Our KESS2 research collaboration with the University of South Wales, focused on teaching non-verbal children how to speak, has made the headlines again!
You can view the news clip below.
Our interdisciplinary approach combining behaviour analysis and the TalkTools speech and language technique has helped many families over the years, including our own. Dan (who has verbal dyspraxia and autism) was 12 when we started using the speech techniques. We had been told by speech therapists that if a child doesn’t talk by six, they’re not going to learn to speak. Using TalkTools, we were able to teach him to shape his mouth into a range of different sounds. He can now say 120 words. He’s never going to be conversational, but he can use words to request all of his basic needs – a tremendous achievement.
But Dan’s story is just one among many. We’ve seen numerous children who, with this combination of behaviour analysis and these tools, have developed speech even when everybody said they wouldn’t be able to. We witness these remarkable transformations daily and receive heart-warming feedback from the families we assist. Now we get to be at the heart of building the evidence-base. Contributing to the growing body of knowledge for these techniques is so important to us. Being able to spread the word about the potential of behaviour analysis and TalkTools really is the cherry on top. The more people we can help or inform, the better.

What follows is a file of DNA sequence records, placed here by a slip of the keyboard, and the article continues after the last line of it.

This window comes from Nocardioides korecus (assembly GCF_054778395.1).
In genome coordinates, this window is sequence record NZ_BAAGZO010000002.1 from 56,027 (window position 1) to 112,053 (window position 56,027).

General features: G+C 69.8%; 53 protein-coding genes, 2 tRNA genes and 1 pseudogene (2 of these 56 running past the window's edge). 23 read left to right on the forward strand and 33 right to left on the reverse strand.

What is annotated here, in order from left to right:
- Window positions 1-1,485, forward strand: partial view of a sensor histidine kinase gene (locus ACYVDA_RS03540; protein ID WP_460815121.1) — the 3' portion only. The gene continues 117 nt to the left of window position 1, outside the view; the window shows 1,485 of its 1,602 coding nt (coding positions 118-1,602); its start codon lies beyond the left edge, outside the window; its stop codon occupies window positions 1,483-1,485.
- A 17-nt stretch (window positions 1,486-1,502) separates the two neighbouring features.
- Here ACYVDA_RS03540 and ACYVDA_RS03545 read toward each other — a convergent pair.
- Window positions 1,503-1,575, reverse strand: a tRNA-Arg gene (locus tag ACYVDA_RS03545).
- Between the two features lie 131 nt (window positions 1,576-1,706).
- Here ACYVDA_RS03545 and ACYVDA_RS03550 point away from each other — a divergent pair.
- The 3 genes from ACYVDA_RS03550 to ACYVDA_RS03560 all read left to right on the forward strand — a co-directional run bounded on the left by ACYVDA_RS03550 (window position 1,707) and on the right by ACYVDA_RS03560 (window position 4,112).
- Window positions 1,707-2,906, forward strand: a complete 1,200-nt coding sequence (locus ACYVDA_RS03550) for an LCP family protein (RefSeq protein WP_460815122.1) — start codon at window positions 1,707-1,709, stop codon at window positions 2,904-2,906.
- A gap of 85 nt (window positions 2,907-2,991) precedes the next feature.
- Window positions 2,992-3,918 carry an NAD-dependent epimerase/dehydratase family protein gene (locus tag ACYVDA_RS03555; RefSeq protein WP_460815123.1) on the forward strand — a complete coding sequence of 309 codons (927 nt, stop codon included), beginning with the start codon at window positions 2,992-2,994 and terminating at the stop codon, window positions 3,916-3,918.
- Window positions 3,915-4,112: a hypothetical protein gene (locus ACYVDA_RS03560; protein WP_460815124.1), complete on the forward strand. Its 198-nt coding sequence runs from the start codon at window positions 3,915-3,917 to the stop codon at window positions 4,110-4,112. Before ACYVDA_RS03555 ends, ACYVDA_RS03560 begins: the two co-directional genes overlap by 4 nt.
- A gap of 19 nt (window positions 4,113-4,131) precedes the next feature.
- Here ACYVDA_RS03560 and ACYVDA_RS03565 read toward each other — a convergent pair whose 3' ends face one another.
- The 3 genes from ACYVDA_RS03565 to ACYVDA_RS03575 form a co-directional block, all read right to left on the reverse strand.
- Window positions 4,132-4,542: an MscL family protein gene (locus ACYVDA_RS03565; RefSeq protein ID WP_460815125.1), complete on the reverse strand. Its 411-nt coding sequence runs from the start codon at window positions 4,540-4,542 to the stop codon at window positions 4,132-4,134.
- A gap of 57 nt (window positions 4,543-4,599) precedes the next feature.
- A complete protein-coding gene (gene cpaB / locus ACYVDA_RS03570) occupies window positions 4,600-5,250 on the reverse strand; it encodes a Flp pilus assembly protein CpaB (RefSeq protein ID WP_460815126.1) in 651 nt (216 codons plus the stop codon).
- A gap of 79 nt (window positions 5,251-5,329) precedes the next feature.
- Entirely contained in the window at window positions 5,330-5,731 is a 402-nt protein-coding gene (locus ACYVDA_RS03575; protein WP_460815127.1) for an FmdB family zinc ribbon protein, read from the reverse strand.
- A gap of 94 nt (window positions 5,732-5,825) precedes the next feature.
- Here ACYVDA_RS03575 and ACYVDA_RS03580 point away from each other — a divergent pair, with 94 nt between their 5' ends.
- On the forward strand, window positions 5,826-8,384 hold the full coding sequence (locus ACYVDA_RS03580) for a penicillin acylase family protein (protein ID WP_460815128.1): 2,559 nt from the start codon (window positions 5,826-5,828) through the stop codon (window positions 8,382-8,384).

ITV Wales recently spent an afternoon filming with us at Skybound HQ for the story. Well done to our PhD student, Sophie Bradbury for being interviewed. Sophie has been diligently working behind the scenes for the past three years, driving our research project forward and we’re proud to see her efforts acknowledged as we draw closer to publishing our results.
Stay tuned for a series of upcoming blogs that will delve deeper into our research and provide a glimpse into Sophie’s journey as an integral part of this project.